Welcome to the Pound House Surgery Staff Blog! Once a month or so a new contribution from a member of staff will be featured. For our first posts, doctors, nurses, secretaries, receptionists, and admin staff alike have been encouraged to write a Day In The Life story.
We hope that we will also be able to add a patient blog, allowing patients to submit their own stories - maybe about their health journey, a reminiscence about the surgery's history, or their experiences as a carer.
We will be putting all of the stories in a binder in reception at both sites so that people without internet access can follow the stories as well.
By Helen Radcliffe
I try to arrive 30 minutes early so I can to grab a coffee say my hello’s to the receptionists and the GPs and check my messages.
We have various ways of communicating: our computer systems, email, practice notes (messages through our clinical system), instant messages, and of course the telephone. While sipping my coffee go through the messages looking for the ones that need urgent attention and dealing with them during this time. Today I had two calls before 8.30, one was a patient who was not coping with his diabetic tablets and needed advice on how to reduce the side effects and another from a gentleman who needed an urgent dressing change and we have no free appointments so I had to squeeze him in.
My first patient arrives at 8.30 and then the morning is full with a whole variety of things. As a practice Nurse we wear many hats and the morning is always unpredictable, from Diabetic reviews to rashes and fungal skin infections, contraception advice to leg ulcer dressings, blood tests and swabs. The day is NEVER dull!
At the end of my morning I have a few minor illness slots for conditions such as tonsillitis, ear infections, rashes etc. This can save a patient waiting for a later time in the day to see a GP.
I usually grab my lunch and eat at my desk, telephoning a few patients who need advice, and checking results for the diabetic patients as I am the nurse lead in diabetes.
I also check the emergency drugs and the defibrillator and fridge temperatures daily. The vaccine and dressing stock get used so quickly an order for more is placed most weeks and this takes up considerable time.
On Mondays the nurses and Health care assistant try to meet to discuss any issues that may have come up that week, today we discussed Hepatitis B vaccination for travellers. Backpackers visiting various countries can be a really complex consultation and we find two heads are often better than one to check the regime of vaccines needed. It’s good for the team to keep in touch and I think we all value this time.
The afternoon starts again about 2pm, Monday afternoon’s I see mainly diabetic patients for review. This can take 20-30 minutes with each patient checking blood results, blood pressures and weight, discussing lifestyle and diet issues, checking feet for circulation, and adjusting oral medication or insulin.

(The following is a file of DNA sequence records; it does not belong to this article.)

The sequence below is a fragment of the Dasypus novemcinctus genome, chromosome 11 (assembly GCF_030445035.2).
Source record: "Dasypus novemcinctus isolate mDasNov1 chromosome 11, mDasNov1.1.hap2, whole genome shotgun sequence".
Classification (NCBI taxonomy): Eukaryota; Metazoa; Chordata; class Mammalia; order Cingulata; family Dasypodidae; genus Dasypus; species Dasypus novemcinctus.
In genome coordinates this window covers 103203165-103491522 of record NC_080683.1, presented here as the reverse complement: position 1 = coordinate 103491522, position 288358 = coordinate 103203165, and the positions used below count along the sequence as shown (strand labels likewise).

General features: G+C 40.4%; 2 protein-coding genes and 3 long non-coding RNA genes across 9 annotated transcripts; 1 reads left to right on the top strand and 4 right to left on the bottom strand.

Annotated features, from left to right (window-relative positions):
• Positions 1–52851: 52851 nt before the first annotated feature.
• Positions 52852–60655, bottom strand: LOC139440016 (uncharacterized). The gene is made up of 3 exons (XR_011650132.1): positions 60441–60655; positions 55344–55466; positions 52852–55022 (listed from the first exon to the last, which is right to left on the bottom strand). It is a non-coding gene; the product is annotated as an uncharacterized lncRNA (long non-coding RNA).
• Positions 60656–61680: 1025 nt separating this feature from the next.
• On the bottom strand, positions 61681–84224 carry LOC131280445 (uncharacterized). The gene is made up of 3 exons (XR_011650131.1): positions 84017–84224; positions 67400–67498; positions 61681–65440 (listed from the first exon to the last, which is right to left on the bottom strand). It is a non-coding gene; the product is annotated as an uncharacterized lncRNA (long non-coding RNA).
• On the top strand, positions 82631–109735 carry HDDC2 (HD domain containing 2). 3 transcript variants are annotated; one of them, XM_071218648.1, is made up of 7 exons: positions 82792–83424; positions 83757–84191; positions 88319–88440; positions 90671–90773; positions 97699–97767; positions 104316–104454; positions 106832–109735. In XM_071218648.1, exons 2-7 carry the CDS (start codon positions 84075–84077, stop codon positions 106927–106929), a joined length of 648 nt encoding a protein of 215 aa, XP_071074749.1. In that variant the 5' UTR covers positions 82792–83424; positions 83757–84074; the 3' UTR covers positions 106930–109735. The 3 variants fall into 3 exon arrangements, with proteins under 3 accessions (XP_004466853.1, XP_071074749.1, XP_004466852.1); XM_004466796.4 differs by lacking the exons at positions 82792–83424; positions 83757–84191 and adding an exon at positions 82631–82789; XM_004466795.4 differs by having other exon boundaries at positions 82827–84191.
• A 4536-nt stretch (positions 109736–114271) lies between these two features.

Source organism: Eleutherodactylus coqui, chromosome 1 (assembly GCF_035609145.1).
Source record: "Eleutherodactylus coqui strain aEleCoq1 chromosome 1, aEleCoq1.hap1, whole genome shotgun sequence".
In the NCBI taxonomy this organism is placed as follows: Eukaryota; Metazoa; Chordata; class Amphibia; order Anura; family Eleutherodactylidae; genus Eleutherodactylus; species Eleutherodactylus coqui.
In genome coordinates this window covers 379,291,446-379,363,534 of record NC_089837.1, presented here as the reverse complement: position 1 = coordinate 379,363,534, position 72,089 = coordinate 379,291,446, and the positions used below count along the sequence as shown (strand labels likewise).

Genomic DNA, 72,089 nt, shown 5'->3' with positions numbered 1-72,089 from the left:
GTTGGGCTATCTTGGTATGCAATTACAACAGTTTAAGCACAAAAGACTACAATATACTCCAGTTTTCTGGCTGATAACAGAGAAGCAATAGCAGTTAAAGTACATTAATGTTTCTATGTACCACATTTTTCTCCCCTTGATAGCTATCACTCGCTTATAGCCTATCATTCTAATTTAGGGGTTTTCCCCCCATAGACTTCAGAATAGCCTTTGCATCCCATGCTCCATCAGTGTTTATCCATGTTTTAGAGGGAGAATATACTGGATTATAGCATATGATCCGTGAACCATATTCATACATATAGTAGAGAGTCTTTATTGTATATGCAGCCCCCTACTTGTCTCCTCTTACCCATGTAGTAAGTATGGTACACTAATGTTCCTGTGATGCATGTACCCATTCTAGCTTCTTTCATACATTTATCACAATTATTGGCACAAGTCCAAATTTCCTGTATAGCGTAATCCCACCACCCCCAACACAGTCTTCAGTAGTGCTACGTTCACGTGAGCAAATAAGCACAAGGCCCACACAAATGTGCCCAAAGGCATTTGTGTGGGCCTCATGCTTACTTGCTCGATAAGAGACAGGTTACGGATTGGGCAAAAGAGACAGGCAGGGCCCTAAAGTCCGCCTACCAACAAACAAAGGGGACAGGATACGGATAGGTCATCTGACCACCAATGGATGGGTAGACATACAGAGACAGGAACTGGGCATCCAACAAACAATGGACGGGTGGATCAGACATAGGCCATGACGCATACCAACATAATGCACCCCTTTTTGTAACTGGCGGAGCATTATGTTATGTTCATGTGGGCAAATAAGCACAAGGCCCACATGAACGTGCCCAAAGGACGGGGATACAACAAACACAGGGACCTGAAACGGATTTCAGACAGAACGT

I have worked as a Practice Nurse now for 18 years!! Before that I was a midwife in London, leaving when I had my children Harry and Olivia who are now teenagers flying the nest. I’m considering a course in Acupuncture, as alternative medicine has always interested me, I may be trying it out on willing guinea pigs soon!
By Jane Dersley
My working day starts at around 7.40am with appointments from 8am. It is a very cold morning and I am aware that my hands are really very cold so I make a hot cup of coffee to get warmed up. My colleague who is a HCA has already arrived and we chat as we set up tubes and other equipment for the morning ahead.
My first patient is pleased to be seen at 8am on the dot and is eager to get going to work. I quickly take the blood samples and complete the paperwork with a small amount of chat about the weather. At 8.08am I see the next person who has been patiently waiting and again is happy to be seen quickly and get going. At 8.15 I see someone who is nervous, scared of needles and needs to lie down as she tends to faint during blood tests. This is relatively common and I reassure her that it will be fine, which it is. I then gulp down another cuppa thanks to the lovely receptionist who has made me one.
Next I see someone who is caring for a parent and finding things hard. I listen as he recounts the last 24 hours and the demands on him that have been made. I try to take his mind off the fact that he is scared of needles as best I can.
With the next patient we discuss making smoothies and the foods we love. After that I talk about Zumba and what it’s like being retired whilst taking blood from the lady. Then it’s another business-like, quick blood test followed by someone who is late because she went to the wrong Surgery. This is a common mistake and I fit her in regardless. She tells me as much of her life story as you can fit in 5 minutes or so! The next person is a pregnant lady we talk about the trials and tribulations of being a working mum. As she leaves she thanks me for making the blood test pleasant which is nice to hear.
I see a lady next who has a very swollen hand and after her blood test I enquire about a possible appointment with a GP to have a look at the swelling. Luckily, there is space this morning with the duty doctor and she is able to sit and wait in the surgery to see her.